Meningococcemia is a horrible disease. I was supposed to write about it when reports came out that there was an "outbreak" in Baguio City but decided to postpone it because I believed there was none.
In San Lazaro Hospital (SLH), the country's oldest hospital and the government's referral center for infectious diseases, 2-5 cases of meningococcemia weekly is 'normal.' They usually get 100++ cases yearly. In 1993, there were 203 cases of meningococcemia there, but I do not remember any news reports that came out at that time.
Morbidity and mortality reports say that there are now 12 cases of meningococcemia including 5 deaths recorded in Baguio City this month and 6 cases with 3 deaths at the San Lazaro Hospital (SLH).
I do not consider those figures an "outbreak" or an "epidemic."
The fourth edition (2001) of Prof. John Last's Dictionary of Epidemiology, which the CDC and WHO use for reference in epidemiology defines these terms:
If there's anything that these meningococcal rumors are doing, it's the harm it does to Baguio City's tourism and business prospects.
Epidemic - occurrence of more cases of disease than expected in a given area or among a specific group of people over a particular period of time.
Outbreak - synonymous with epidemic. Sometimes the preferred word, as it may escape sensationalism associated with the word epidemic. Alternatively, a localized as opposed to generalized epidemic.
[Last JM, (2001) A dictionary of epidemiology. London: Oxford University Press.]
Be calm. Don't panic. Here are some of the things you should know about meningococcemia:
If I were the news reporters, I will concentrate my efforts more on issues needing more attention like this.
- What is meningococcal meningitis?Meningococcal meningitis is a bacterial infection that causes inflammation of the membranes surrounding the brain and spinal cord. It is caused by the bacterium Neisseria meningitides, also known as meningococcus.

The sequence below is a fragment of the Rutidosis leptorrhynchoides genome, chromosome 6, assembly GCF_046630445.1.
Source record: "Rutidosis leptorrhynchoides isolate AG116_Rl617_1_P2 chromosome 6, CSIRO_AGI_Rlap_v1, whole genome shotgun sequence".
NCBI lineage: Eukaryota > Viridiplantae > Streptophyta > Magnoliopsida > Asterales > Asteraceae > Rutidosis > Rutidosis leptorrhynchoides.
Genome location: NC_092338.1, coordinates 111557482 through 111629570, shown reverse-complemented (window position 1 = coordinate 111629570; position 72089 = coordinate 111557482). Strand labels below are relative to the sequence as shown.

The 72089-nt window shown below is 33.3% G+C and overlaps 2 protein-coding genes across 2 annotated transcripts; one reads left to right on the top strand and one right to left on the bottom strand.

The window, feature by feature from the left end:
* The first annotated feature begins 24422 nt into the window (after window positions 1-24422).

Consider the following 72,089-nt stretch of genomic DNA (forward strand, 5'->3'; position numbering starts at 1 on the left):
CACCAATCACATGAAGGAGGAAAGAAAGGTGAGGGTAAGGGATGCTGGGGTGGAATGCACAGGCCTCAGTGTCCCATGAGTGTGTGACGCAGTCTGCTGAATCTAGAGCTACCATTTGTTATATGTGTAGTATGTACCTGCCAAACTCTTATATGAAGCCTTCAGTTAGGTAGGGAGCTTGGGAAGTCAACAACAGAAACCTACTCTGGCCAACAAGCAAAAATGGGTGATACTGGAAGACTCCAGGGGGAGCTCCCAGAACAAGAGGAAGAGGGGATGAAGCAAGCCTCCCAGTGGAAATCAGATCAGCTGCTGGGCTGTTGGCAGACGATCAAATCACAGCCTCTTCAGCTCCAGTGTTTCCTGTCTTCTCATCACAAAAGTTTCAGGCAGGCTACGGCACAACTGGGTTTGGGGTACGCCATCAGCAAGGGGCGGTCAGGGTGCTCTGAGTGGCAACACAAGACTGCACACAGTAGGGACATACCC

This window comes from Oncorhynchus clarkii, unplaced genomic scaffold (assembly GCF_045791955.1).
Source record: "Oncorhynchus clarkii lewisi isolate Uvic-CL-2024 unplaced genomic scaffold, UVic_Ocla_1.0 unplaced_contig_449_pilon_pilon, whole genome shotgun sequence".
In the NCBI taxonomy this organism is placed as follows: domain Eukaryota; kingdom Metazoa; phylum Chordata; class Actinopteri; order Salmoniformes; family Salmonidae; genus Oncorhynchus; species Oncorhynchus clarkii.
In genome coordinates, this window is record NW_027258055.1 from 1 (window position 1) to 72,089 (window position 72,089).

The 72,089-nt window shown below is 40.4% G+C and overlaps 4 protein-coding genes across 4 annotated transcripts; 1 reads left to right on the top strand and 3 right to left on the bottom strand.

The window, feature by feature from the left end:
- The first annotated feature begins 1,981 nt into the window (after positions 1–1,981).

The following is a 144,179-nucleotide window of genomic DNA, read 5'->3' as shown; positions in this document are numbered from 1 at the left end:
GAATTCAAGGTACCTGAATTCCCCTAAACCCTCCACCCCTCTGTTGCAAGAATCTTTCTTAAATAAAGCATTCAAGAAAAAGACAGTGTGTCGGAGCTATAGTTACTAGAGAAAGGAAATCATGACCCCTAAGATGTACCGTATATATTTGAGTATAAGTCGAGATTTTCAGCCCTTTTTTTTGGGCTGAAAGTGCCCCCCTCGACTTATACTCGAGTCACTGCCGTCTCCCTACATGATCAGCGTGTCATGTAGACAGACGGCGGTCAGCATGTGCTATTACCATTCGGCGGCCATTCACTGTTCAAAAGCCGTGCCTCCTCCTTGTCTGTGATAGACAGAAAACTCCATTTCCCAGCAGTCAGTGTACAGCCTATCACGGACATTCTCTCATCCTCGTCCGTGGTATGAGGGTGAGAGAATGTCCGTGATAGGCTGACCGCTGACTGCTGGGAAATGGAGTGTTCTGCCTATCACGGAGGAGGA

- What are the symptoms?Symptoms include fever, severe headache, stiff neck, rash, nausea, vomiting, and lethargy. The infection can lead to permanent disabilities, such as hearing loss and brain damage. Despite antibiotic treatment, 10% of people with meningococcal meningitis die each year from the disease.
- What is MENINGOCOCCEMIA?Sometimes the meningococcal bacteria can infect the bloodstream. This infection is termed meningococcemia. It can lead to kidney and heart failure, and like meningococcal meningitis, can result in severe disability and death (20% of patients with meningococcemia die from the infection).
- How is the disease spread?The infection is spread by direct contact with infected individuals (for example, sharing a glass or cigarette, or kissing) or through the air via droplets of respiratory secretions (for example, coughing or sneezing).
- How common is meningococcal disease?Neisseria meningitides is the second most common cause of bacterial meningitis in the United States, responsible for 3,000-4,000 cases each year. While meningococcal disease overall remains relatively rare, the number of outbreaks has been on the rise in recent years. Whereas there were only 13 outbreaks during the 12-year period from 1980 to 1991, at least 33 outbreaks hit in just the 5 years between 1992 and 1996, according to the Centers for Disease Control and Prevention (CDC).
- Who is at risk for meningococcal meningitis?In the past, the attack rate of endemic meningococcal disease was highest among children 6 to 36 months of age. Lately, however, the risk appears to be shifting toward older children and adolescents, with a rising number of outbreaks in schools, universities, and other organization-based settings, according to the American College Health Association (ACHA). In fact, over half of the outbreaks from 1992 to 1996 occurred in schools, colleges, universities, and similar settings. Also at increased risk for meningococcal disease are travelers to certain hyperendemic or epidemic countries (such as part of Sub-Saharan Africa), people with certain immune deficiencies, and household or institutional contacts of infected individuals.
[Medical News Today, Nov 22 2004]